Drugs such as Roche’s Lucentis and Regeneron’s Eylea help slow down the progression of age-related macular degeneration (AMD), a leading cause of blindness in people over age 65. But those medicines have to be injected into the eye, making them inconvenient for patients.
Scientists at the University of Birmingham have been developing an alternative treatment—this one in the form of an easy-to-use eye drop. After proving the drop has a similar therapeutic effect as injections do in rodents last year, the team began investigating the drug in rabbits and pigs, which have eyes that are similar to those of humans.
The team discovered that the drop can deliver an effective amount of AMD-fighting drug to the larger mammals. They reported their results in the journal Investigative Ophthalmology & Visual Science.
The eye drop contains a peptide that can penetrate cells in the retina. It is now being developed by a startup in the U.S. called Macregen, according to a statement. The company is working with the University of Birmingham team to complete proof-of-concept studies.
"From the outset, we [realized] that delivering drugs through eye drops would mean that patients can administer their treatment themselves, and this would be less costly, save time for patients and healthcare providers, and reduce the potential complications that can arise from injections,” said Felicity de Cogan, a research fellow at the University of Birmingham’s Institute of Microbiology and Infection, in the statement.
As successful as Lucentis and Eylea have been, improving on them has been challenging. The drugs work by inhibiting the protein VEGF, which subsequently plugs up the leaky blood vessels that are a hallmark of AMD. Regeneron tried combining its drug with the Bayer antibody nesvacumab, but disappointing trial results prompted the partners to scrap a planned phase 3 study last year.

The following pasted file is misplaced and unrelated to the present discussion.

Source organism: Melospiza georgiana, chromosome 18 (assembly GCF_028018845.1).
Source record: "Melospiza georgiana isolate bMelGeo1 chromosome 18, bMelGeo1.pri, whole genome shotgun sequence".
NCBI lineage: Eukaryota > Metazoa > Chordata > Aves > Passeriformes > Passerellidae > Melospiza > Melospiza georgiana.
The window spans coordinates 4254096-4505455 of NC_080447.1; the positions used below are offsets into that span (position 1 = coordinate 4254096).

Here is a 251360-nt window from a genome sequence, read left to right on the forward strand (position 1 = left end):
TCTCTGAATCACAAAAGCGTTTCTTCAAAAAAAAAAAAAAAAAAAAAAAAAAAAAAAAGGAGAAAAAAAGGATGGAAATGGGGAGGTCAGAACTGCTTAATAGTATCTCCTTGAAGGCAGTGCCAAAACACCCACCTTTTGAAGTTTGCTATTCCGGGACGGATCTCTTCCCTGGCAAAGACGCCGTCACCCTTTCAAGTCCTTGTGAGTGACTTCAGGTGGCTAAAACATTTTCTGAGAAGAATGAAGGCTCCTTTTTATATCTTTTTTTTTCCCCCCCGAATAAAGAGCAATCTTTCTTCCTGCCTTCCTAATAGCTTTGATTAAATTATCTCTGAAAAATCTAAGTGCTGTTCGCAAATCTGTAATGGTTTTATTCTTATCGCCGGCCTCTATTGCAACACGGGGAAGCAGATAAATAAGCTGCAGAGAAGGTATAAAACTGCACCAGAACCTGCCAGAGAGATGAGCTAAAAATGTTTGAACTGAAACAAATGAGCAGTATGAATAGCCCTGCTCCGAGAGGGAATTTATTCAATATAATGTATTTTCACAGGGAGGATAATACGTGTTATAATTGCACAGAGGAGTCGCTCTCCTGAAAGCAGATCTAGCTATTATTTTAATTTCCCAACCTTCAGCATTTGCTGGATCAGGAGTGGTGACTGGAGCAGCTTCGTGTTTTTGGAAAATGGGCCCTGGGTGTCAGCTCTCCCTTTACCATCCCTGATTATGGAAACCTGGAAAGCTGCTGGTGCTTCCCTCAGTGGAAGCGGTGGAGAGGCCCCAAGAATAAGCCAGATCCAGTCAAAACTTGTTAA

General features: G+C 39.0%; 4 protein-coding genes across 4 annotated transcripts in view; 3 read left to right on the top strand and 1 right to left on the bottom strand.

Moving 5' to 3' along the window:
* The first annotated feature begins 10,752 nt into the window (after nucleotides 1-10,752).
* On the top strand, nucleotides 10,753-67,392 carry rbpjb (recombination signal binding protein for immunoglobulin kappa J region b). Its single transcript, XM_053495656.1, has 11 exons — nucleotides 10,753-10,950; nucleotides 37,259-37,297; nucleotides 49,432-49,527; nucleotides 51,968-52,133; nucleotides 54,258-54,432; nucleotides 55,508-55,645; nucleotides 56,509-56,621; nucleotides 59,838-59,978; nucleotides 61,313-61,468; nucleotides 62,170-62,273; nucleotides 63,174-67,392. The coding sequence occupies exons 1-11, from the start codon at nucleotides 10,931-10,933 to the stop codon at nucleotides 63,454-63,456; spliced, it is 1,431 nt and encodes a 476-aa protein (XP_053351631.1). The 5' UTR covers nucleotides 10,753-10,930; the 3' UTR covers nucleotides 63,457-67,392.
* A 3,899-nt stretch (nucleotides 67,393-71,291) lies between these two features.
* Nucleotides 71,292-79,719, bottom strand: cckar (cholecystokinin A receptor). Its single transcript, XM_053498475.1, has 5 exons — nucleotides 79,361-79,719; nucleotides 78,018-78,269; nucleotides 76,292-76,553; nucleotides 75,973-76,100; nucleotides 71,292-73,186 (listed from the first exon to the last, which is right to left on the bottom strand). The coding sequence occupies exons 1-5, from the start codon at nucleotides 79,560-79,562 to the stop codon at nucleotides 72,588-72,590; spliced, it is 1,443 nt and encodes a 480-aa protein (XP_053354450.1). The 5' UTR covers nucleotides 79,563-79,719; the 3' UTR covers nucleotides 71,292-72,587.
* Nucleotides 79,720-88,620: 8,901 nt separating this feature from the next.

Meanwhile, a race is on to develop alternate AMD therapies. Last year, New Jersey-based PanOptica raised $11 million in venture capital to move its AMD drop into phase 1/2 trials. And Gemini Therapeutics of Cambridge, Massachusetts, hauled in $42.5 million to develop AMD drug candidates that target genetic abnormalities behind the disease. More recently, a team led by the University of Southern California’s Roski Eye Institute reported promising results from a small clinical trial of a retinal implant they made from embryonic stem cells. They are testing the implant for the treatment of the “dry” form of AMD.
Macregen and the University of Birmingham team are aiming to start clinical trials of their eye drop next year. The trials could start as early as spring, the company predicted.